Military history

1. Murder in a Cathedral: Sixtus IV 1471–84

Until the election in 1471 of Cardinal Francesco della Rovere, former General of the Franciscan Order, who took the name Sixtus IV, the popes of the early Renaissance, if without zeal for spiritual renewal, had maintained on the whole nominal respect for the dignity of their office. Sixtus introduced the period of unabashed, unconcealed, relentless pursuit of personal gain and power politics. He had attained prominence as a preacher and lecturer in theology at the universities of Bologna and Pavia, and as General of the Franciscans had acquired a reputation as an able and severe administrator. As a friar, he was supposedly chosen Pope in reaction to the worldliness of his predecessor, Paul II, a Venetian patrician and former merchant. In fact, he owed his election rather to the skillful maneuvering of the ambitious, unprincipled and very rich Cardinal Rodrigo Borgia, soon to acquire the papal tiara for himself. Borgia’s support of Sixtus was in itself something of a character reference, and history has recognized the link by calling them, together with Innocent VIII, who came in between, the “three evil geniuses.”

The Franciscan’s gown concealed in Sixtus a hard, imperious, implacable character; a man of strong passions and a large, poor and exigent family. He proceeded to enrich its members and, using all the resources now at his command, to endow them with high office, papal territories and titled spouses. Upon taking office, he shocked public opinion by appointing as Cardinals two of his eleven nephews, Pietro and Girolamo Riario, both in their twenties, who rapidly became notorious for mad and spendthrift behavior. Before he had finished, Sixtus had conferred the red hat on three more nephews and a grandnephew, made another a Bishop, married four nephews and two nieces into the ruling families of Naples, Milan, Urbino, and to Orsinis and Farneses. Non-clerical relatives were placed in high positions of civil power as Prefect of Rome, Governor of Castel Sant’ Angelo and to governorships of several of the Papal States with access to their revenues. He raised nepotism to a new level.

He packed the College of Cardinals with his personal appointees, creating no fewer than 34 in his thirteen-year papacy, although the College had been fixed at 24, and leaving at his death only five not beholden to him for their appointment. He made an established practice of political selection for the purpose of favoring this or that prince or sovereign, often choosing lords or barons or younger sons of great families without regard to merit or clerical qualification. He gave the archiepiscopal see of Lisbon to a child of eight and the see of Milan to a boy of eleven, both sons of princes. He so thoroughly secularized the College that his successors followed his example as if it were the rule. In the twenty years under Innocent VIII and Alexander VI, no fewer than fifty sees were given to youths under the canonical age for consecration.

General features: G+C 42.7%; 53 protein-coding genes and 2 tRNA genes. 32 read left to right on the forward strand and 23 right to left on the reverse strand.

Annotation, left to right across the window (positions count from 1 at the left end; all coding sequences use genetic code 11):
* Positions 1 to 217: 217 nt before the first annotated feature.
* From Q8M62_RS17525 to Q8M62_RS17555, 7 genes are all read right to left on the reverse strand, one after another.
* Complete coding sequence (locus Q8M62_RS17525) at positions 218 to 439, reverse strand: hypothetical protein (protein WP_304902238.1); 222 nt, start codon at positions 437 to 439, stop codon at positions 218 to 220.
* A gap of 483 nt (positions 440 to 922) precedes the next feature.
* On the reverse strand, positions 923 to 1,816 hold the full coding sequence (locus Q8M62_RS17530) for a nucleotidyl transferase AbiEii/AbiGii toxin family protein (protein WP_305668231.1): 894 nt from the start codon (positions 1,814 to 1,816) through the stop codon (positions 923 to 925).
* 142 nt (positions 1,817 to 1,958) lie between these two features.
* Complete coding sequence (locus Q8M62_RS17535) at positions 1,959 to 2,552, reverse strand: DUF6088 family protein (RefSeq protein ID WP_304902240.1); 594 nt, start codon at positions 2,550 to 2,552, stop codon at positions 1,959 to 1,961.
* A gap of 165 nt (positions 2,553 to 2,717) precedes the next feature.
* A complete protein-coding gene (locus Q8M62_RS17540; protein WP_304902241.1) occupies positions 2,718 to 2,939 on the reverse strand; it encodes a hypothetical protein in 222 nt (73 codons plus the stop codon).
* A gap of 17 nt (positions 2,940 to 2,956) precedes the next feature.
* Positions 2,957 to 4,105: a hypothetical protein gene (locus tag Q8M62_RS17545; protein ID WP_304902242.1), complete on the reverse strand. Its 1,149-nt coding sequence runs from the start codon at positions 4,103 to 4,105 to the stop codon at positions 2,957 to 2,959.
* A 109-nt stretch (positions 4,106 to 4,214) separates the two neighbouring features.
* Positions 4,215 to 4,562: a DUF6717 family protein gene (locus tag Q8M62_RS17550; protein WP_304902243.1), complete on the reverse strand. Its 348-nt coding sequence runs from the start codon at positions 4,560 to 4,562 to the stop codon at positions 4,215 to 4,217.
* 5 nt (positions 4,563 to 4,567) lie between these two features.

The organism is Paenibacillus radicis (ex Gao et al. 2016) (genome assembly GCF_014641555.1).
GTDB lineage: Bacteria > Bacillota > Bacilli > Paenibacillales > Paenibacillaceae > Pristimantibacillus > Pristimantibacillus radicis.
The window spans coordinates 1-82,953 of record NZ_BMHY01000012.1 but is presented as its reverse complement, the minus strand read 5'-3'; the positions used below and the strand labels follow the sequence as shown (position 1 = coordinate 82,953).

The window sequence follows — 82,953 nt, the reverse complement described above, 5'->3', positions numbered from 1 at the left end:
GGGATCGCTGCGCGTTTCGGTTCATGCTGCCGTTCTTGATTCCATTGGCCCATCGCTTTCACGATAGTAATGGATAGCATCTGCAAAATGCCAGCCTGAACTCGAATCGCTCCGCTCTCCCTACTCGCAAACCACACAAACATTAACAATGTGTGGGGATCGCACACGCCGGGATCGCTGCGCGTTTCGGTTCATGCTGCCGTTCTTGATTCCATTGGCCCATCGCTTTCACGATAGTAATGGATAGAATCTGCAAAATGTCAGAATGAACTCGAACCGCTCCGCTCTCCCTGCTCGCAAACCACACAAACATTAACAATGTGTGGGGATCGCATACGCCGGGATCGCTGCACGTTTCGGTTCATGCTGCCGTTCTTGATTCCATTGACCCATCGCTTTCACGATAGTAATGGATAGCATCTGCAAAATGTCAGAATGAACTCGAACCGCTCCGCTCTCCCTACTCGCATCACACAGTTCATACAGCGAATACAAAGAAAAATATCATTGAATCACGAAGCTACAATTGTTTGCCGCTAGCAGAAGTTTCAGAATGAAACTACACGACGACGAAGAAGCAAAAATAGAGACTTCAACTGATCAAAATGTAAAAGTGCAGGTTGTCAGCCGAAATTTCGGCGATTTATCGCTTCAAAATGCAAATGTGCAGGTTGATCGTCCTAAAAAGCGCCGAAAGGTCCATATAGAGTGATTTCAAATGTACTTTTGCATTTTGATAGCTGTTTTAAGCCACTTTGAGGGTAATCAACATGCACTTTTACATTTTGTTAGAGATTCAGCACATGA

Led by the wild behavior of Pietro Riario, the favorite nephew, whom the new fortunes of his family seem almost to have unbalanced, and augmented by the horde of newly rich della Roveres, the habit of unbridled extravagance became a fixed feature of the papal court. Cardinal Riario’s excesses reached a peak in 1480 at a saturnalian banquet featuring a whole roasted bear holding a staff in its jaws, stags reconstructed in their skins, herons and peacocks in their feathers, and orgiastic behavior by the guests appropriate to the ancient Roman model. Reports of the affair were all the more shocking at a time of general dismay caused by the Turks having actually landed on the heel of Italy, where they seized Otranto, although they were not to hold it long. The advance of the Turks since the fall of Constantinople was generally considered to have been allowed by God in punishment for the sins of the Church.

Licentiousness in the hierarchy was promoted but not initiated by the della Roveres; it was already a problem in 1460 when Pius II, in a letter to Cardinal Borgia, reproved him for a party he had given in Siena where “none of the allurements of love was lacking,” and “in order that lust be unrestrained,” the husbands, fathers and brothers of the ladies present were not invited. Pius warned of the “disgrace” to the holy office. “This is the reason the princes and powers despise us and the laity mock us.… Contempt is the lot of Christ’s Vicar because he seems to tolerate these actions.” The situation under Sixtus was not new; the difference was that while Pius was concerned to arrest the deterioration, his successors neither tried nor cared.